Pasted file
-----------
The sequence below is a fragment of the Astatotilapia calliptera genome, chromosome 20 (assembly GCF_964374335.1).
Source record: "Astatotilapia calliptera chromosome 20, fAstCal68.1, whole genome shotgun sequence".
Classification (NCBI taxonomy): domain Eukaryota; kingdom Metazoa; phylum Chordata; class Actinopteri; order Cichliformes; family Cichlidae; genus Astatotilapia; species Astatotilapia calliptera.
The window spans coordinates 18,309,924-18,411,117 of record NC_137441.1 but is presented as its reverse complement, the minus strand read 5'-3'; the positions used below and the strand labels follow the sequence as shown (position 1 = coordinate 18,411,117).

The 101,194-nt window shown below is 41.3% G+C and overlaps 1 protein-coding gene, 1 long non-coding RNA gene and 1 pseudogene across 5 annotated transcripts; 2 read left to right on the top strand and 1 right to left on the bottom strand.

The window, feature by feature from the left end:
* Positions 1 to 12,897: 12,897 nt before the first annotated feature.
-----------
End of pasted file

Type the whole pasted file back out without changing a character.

The sequence below is a fragment of the Astatotilapia calliptera genome, chromosome 20 (assembly GCF_964374335.1).
Source record: "Astatotilapia calliptera chromosome 20, fAstCal68.1, whole genome shotgun sequence".
Classification (NCBI taxonomy): domain Eukaryota; kingdom Metazoa; phylum Chordata; class Actinopteri; order Cichliformes; family Cichlidae; genus Astatotilapia; species Astatotilapia calliptera.
The window spans coordinates 18,309,924-18,411,117 of record NC_137441.1 but is presented as its reverse complement, the minus strand read 5'-3'; the positions used below and the strand labels follow the sequence as shown (position 1 = coordinate 18,411,117).

The 101,194-nt window shown below is 41.3% G+C and overlaps 1 protein-coding gene, 1 long non-coding RNA gene and 1 pseudogene across 5 annotated transcripts; 2 read left to right on the top strand and 1 right to left on the bottom strand.

The window, feature by feature from the left end:
* Positions 1 to 12,897: 12,897 nt before the first annotated feature.